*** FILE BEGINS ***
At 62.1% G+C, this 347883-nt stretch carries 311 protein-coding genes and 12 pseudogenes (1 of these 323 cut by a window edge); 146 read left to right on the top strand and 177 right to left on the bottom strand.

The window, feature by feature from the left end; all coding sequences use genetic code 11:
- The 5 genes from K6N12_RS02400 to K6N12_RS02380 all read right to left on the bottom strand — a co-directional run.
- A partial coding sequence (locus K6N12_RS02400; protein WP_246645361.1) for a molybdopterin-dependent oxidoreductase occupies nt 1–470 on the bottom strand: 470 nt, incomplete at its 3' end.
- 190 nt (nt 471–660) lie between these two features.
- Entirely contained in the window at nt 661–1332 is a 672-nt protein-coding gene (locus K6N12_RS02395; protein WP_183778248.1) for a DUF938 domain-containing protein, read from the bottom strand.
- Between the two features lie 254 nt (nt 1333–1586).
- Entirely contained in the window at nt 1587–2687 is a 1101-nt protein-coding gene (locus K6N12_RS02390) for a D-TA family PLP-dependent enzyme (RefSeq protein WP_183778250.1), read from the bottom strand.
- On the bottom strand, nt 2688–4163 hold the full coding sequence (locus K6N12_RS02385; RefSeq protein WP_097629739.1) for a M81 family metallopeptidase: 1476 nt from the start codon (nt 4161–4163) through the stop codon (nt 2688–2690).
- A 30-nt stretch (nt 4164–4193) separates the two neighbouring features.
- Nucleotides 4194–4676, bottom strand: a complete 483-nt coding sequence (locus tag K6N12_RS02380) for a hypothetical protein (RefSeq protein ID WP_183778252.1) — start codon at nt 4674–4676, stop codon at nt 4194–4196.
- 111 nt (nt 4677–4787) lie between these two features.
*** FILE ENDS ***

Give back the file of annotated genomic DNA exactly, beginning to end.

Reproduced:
At 62.1% G+C, this 347883-nt stretch carries 311 protein-coding genes and 12 pseudogenes (1 of these 323 cut by a window edge); 146 read left to right on the top strand and 177 right to left on the bottom strand.

The window, feature by feature from the left end; all coding sequences use genetic code 11:
- The 5 genes from K6N12_RS02400 to K6N12_RS02380 all read right to left on the bottom strand — a co-directional run.
- A partial coding sequence (locus K6N12_RS02400; protein WP_246645361.1) for a molybdopterin-dependent oxidoreductase occupies nt 1–470 on the bottom strand: 470 nt, incomplete at its 3' end.
- 190 nt (nt 471–660) lie between these two features.
- Entirely contained in the window at nt 661–1332 is a 672-nt protein-coding gene (locus K6N12_RS02395; protein WP_183778248.1) for a DUF938 domain-containing protein, read from the bottom strand.
- Between the two features lie 254 nt (nt 1333–1586).
- Entirely contained in the window at nt 1587–2687 is a 1101-nt protein-coding gene (locus K6N12_RS02390) for a D-TA family PLP-dependent enzyme (RefSeq protein WP_183778250.1), read from the bottom strand.
- On the bottom strand, nt 2688–4163 hold the full coding sequence (locus K6N12_RS02385; RefSeq protein WP_097629739.1) for a M81 family metallopeptidase: 1476 nt from the start codon (nt 4161–4163) through the stop codon (nt 2688–2690).
- A 30-nt stretch (nt 4164–4193) separates the two neighbouring features.
- Nucleotides 4194–4676, bottom strand: a complete 483-nt coding sequence (locus tag K6N12_RS02380) for a hypothetical protein (RefSeq protein ID WP_183778252.1) — start codon at nt 4674–4676, stop codon at nt 4194–4196.
- 111 nt (nt 4677–4787) lie between these two features.